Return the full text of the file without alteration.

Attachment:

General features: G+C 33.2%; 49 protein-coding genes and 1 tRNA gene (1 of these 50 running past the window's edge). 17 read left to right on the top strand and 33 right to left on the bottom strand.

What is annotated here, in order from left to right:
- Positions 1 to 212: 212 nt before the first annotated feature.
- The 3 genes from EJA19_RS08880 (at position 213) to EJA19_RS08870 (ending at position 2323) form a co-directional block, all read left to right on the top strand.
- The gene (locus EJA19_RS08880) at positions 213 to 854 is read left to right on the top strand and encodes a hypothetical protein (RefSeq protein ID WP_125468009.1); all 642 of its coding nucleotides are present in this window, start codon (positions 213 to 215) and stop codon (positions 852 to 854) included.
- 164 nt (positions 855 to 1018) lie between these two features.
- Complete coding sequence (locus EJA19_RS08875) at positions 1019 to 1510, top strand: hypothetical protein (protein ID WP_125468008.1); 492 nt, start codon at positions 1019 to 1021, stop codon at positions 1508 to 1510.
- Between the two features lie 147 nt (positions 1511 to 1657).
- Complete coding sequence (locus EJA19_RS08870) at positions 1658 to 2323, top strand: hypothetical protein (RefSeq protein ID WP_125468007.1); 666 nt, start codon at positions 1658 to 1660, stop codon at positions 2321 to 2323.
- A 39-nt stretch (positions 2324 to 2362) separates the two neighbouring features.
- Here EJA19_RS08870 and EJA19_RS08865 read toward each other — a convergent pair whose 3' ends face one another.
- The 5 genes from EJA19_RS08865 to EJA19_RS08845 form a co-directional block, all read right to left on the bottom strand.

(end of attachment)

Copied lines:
General features: G+C 33.2%; 49 protein-coding genes and 1 tRNA gene (1 of these 50 running past the window's edge). 17 read left to right on the top strand and 33 right to left on the bottom strand.

What is annotated here, in order from left to right:
- Positions 1 to 212: 212 nt before the first annotated feature.
- The 3 genes from EJA19_RS08880 (at position 213) to EJA19_RS08870 (ending at position 2323) form a co-directional block, all read left to right on the top strand.
- The gene (locus EJA19_RS08880) at positions 213 to 854 is read left to right on the top strand and encodes a hypothetical protein (RefSeq protein ID WP_125468009.1); all 642 of its coding nucleotides are present in this window, start codon (positions 213 to 215) and stop codon (positions 852 to 854) included.
- 164 nt (positions 855 to 1018) lie between these two features.
- Complete coding sequence (locus EJA19_RS08875) at positions 1019 to 1510, top strand: hypothetical protein (protein ID WP_125468008.1); 492 nt, start codon at positions 1019 to 1021, stop codon at positions 1508 to 1510.
- Between the two features lie 147 nt (positions 1511 to 1657).
- Complete coding sequence (locus EJA19_RS08870) at positions 1658 to 2323, top strand: hypothetical protein (RefSeq protein ID WP_125468007.1); 666 nt, start codon at positions 1658 to 1660, stop codon at positions 2321 to 2323.
- A 39-nt stretch (positions 2324 to 2362) separates the two neighbouring features.
- Here EJA19_RS08870 and EJA19_RS08865 read toward each other — a convergent pair whose 3' ends face one another.
- The 5 genes from EJA19_RS08865 to EJA19_RS08845 form a co-directional block, all read right to left on the bottom strand.